Call for Papers - Feminism & HCI: Interacting with Computers

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Feminism & HCI: A Special Issue of Interacting with Computers

Editors

Shaowen Bardzell (Indiana University School of Informatics and Computing)

Elizabeth F. Churchill (Yahoo! Research)

Portrayals of feminism, in politics, the media, and even in HCI conferences, suggest that this household word is not always well understood.  Academically, feminism is a subdomain of critical theory that examines “the ways in which literature (and other cultural productions) reinforces or undermines the economic, political, social, and psychological oppression of women.” (Tyson, 2006).  As a subdomain of critical theory, feminism integrates a collection of theories, analytical and interpretative methodologies, ethical values, and political positions, which have evolved over the past two centuries.

As HCI continues to expand beyond the preoccupations with how efficiently a system performs and is increasingly concerned with culture, society, and the experiential qualities of computing, the discipline stands to benefit from feminism.  Feminist theories and concepts have much to offer HCI due to a commitment to: studying arenas of interaction such as the home; reflective considerations of dominant and alternative epistemologies; understanding the constitution of gender and the self in everyday life; investigating the indirect effects of design; considering emotional landscapes including pleasure, desire, attraction, sentiment, anger, fear and resistance; studying the adoption and adaptation of technologies in leisure activities such as crafts; and addressing broader issues such as embodiment, memory, performance, and the effects of surveillance and gaze.

The “Feminism and HCI: New Perspectives” Special Issue seeks to provide a forum for scholarly contributions and applications of feminism to the discipline of HCI.  Though the topic of feminism has many inputs and applications, we confine our focus to the interaction design implications of this problem space.  Specifically, we are concerned with the design and evaluation of interactive systems that are imbued with sensitivity to the central commitments of feminism—agency, fulfillment, identity and the self, equity, empowerment, diversity, and social justice.  We also seek to improve our understanding of how gender identities and relations shape both the use of interactive technologies and their design.  Additionally, feminist HCI entails critical perspectives that could help reveal unspoken values within HCI’s dominant research and design paradigms, and underpin the development of new approaches, methods and design variations.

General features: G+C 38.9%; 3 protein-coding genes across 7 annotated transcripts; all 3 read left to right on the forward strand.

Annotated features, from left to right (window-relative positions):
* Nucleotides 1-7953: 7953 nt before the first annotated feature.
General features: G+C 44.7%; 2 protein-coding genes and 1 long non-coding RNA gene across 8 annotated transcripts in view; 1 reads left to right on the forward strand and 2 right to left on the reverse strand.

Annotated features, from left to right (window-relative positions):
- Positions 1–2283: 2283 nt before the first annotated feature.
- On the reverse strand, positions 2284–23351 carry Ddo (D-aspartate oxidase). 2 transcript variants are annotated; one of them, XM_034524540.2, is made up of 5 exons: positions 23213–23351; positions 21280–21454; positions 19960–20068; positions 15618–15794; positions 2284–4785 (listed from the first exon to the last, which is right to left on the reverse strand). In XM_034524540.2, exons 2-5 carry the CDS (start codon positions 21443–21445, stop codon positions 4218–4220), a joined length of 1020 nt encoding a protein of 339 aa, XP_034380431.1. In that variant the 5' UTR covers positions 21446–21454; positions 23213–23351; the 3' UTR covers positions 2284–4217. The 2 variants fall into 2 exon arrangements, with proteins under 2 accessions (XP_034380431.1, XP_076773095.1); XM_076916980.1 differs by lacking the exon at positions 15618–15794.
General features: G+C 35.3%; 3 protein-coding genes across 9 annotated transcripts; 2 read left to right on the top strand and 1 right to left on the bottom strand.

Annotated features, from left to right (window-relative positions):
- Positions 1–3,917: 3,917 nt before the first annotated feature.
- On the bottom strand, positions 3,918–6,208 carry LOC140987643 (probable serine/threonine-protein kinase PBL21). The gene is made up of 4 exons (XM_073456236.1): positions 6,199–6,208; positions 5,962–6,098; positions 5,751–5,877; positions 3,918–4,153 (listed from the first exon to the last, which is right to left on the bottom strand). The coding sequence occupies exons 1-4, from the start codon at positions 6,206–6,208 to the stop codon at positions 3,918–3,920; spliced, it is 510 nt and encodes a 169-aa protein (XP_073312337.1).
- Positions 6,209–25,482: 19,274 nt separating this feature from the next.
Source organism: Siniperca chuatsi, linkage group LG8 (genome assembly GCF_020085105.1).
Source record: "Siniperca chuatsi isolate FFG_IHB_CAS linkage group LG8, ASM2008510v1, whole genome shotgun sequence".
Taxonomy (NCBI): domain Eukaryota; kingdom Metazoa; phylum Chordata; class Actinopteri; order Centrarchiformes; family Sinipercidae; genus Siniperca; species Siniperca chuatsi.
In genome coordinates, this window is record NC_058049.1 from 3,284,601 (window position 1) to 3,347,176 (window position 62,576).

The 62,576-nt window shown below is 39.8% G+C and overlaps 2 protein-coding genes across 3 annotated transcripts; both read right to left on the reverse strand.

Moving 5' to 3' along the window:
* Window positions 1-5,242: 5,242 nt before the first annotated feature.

We see the contribution of feminist theories and methods to HCI in the following ways and encourage submissions that address the following types of issues:

Fundamental and theoretical: how feminism critiques core operational concepts, assumptions, and epistemologies of the field, and what opportunities this critique opens up for the future

Methodological considerations: how feminism interacts with user research, iterative design, evaluation methodologies

User considerations: updating the notion of “the user” to reflect gender in a way that noticeably and directly affects design

Artifact considerations: critically examining how designs configure users’ femininity and masculinity—and what implications they bear for future design work

Your experiences: To what extent do you perceive feminist perspectives already informing your work in HCI? Do you sense that feminist perspectives are informing others’ work in the field? What current issues in HCI might benefit from the application of feminist perspectives?

All submissions need to be based on original research and will be subject to the full review process of Interacting with Computers.

Instructions for Authors

Authors are encouraged to submit a short abstract (300-500 words) and a tentative title prior to the full paper submission, by February 28, 2010, to Shaowen Bardzell (selu (at) indiana (dot) edu) and Elizabeth Churchill (elizabeth (dot) churchill (at) yahoo-inc (dot) com). Please feel free to send an inquiry prior to writing the abstract.

The deadline for the final full-paper submission is June 1, 2010. Manuscripts should be 5000-7500 words, prepared according to the IwC’s guide for authors and should be submitted online. Illustrations must be provided in separate .jpg or.gif files, and APA Publication Manual (not ACM or IEEE) style is used.  Color is discouraged.  The guide for authors and online submission are available at http://www.elsevier.com/wps/find/journaldescription.cws_home/525445/authorinstructions

If you are a first-time user of the journal's online submission tool, you will have to register yourself as an author on the system at http://ees.elsevier.com/iwc/

Potential authors should contact Shaowen Bardzell (selu (at) indiana (dot) edu) and Elizabeth Churchill (elizabeth (dot) churchill (at) yahoo-inc (dot) com) with any questions about the special issue.

For information on Interacting with Computers, please see http://ees.elsevier.com/iwc/default.asp

Detailed timeline

Abstract submission (300-500 words) deadline: February 28, 2010

Full paper submission deadline: June 1, 2010

First-round reviews to authors: late August/early September, 2010

Revised papers due for final review and comments to authors: November 2010

Final papers due: Dec 15, 2010

Special issue publication: March, 2011

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